I was thankful (he adds in his Diary) that the meeting was held in quiet, for there is a bitter feeling of persecution in the neighborhood. I was previously much cast down, but “thanks be unto God who always causeth us to triumph in Christ.”
HIS JOURNEY TO SOUTH RUSSIA.
The call which John Yeardley had received to visit the German colonies in South Russia, and which had lain for a long time dormant, now revived. A friend who had watched with regret his unsuccessful attempts on former journeys to enter that jealous country, and who augured from the political changes which had taken place that permission might probably now be obtained, brought the subject again under his notice. The admonition was timely and effectual. After carefully pondering the matter—with, we doubt not, as on former occasions, a childlike dependence on his Omniscient Guide for direction,—he came to the conclusion that it was his duty once more to address himself to this undertaking: and when it was accomplished, and he had returned in safety and peace to England, he alluded more than once to the manner in which the concern had been revived, saying he had been, before he was thus aroused, like the prophet asleep.
He re-opened the prospect of this service before his Monthly Meeting, on the 3rd of the Fifth Month, 1853. In a letter written the same day, he says:—
I am just returned from our Monthly Meeting in London, where I mentioned to my friends my concern to visit the German colonies in the South of Russia, which, thou wilt probably recollect, was included in my certificate for religious service on the Continent of Europe, five years ago. I received the expression of much sympathy and unity from my friends, and the certificate was ordered, including on my return, if permitted, any service that may present in Constantinople, the island of Malta, and some places in the South of France. Weak as I am, I cast myself once more into the hand of our Lord and Blessed Protector, in holy confidence that he will do all things well.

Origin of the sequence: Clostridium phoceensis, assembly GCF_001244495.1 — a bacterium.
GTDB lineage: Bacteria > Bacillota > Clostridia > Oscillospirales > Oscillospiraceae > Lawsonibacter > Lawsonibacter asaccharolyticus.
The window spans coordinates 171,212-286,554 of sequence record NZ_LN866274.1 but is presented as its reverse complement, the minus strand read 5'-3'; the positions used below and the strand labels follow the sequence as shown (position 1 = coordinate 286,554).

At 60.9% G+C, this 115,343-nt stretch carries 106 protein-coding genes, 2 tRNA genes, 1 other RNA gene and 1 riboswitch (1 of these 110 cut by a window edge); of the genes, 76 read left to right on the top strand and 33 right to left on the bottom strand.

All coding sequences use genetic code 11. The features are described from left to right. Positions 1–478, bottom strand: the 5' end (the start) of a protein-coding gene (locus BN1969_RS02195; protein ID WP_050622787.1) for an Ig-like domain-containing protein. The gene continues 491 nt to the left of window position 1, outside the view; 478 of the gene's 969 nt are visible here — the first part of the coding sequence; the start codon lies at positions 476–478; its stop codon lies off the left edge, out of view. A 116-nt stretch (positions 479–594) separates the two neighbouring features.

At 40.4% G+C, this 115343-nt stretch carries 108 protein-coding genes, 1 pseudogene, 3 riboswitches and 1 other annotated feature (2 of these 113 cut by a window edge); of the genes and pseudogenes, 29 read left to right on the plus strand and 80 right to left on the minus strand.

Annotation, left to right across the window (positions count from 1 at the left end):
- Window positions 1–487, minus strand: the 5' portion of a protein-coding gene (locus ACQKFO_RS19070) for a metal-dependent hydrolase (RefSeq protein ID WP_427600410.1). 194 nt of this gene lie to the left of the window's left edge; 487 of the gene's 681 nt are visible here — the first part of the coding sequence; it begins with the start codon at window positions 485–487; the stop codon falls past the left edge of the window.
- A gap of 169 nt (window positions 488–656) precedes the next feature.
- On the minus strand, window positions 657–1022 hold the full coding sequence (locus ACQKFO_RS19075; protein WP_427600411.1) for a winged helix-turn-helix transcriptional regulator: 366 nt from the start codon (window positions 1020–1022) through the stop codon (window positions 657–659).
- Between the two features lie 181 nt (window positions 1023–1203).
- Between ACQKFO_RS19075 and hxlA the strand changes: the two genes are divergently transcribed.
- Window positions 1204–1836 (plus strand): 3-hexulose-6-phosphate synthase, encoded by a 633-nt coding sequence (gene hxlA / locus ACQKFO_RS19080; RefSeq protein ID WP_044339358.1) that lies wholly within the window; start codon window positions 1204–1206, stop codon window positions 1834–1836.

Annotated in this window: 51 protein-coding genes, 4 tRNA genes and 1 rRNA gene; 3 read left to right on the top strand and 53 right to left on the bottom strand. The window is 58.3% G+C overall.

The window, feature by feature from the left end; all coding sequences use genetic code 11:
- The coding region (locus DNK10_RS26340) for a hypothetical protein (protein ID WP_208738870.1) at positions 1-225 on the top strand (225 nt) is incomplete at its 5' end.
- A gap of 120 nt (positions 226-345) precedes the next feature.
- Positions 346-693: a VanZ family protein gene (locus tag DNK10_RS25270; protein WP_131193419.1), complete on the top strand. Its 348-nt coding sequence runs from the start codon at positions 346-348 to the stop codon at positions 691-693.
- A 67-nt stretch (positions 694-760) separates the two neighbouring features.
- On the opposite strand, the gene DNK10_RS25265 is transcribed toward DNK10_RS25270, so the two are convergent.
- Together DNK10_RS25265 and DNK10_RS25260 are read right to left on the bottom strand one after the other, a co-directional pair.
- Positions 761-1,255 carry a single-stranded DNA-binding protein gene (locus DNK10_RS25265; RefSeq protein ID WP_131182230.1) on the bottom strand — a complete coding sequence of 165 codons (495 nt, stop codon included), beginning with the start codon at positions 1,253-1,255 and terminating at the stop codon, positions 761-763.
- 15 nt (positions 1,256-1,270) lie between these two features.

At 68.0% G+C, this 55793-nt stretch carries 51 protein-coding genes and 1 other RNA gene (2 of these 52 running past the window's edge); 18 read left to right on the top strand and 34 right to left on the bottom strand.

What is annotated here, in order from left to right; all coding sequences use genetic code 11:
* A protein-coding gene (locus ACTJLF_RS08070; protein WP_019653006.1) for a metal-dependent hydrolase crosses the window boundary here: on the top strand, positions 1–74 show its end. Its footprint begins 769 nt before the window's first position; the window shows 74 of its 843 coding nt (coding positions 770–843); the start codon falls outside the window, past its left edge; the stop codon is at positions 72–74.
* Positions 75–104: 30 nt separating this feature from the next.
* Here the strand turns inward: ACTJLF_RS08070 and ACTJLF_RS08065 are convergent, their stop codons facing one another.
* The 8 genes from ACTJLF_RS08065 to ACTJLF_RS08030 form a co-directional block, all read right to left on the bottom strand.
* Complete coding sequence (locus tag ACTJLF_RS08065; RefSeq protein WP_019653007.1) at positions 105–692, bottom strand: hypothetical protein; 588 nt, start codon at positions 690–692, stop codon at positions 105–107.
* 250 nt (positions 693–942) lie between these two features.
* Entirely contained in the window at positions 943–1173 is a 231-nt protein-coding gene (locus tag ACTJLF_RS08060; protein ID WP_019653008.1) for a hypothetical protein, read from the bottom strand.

On receiving a passport from the Secretary of State, with the requisite counter-signature of the Russian Ambassador, he wrote to John Kitching, the 25th of the Fourth Month:—
I want thee to know that, through the kind and efficient aid of our mutually dear friend Samuel Gurney, I have at length been enabled to procure a Russian passport, and also a letter of recommendation to one of the first houses in Petersburg. Thou knowest, my dear friend, for a long time this matter has been heavy on my mind. It is a great comfort to have the ground cleared in this respect.
John Yeardley left London at the end of the Sixth Month, and went to Hull to take the steam-packet direct to Petersburg. In the narrative which follows, we have interwoven with the Diary extracts from his letters to his sisters; and we have been allowed the use of William Rasche’s Journal, in relating and describing many circumstances of which J.Y. himself made no record.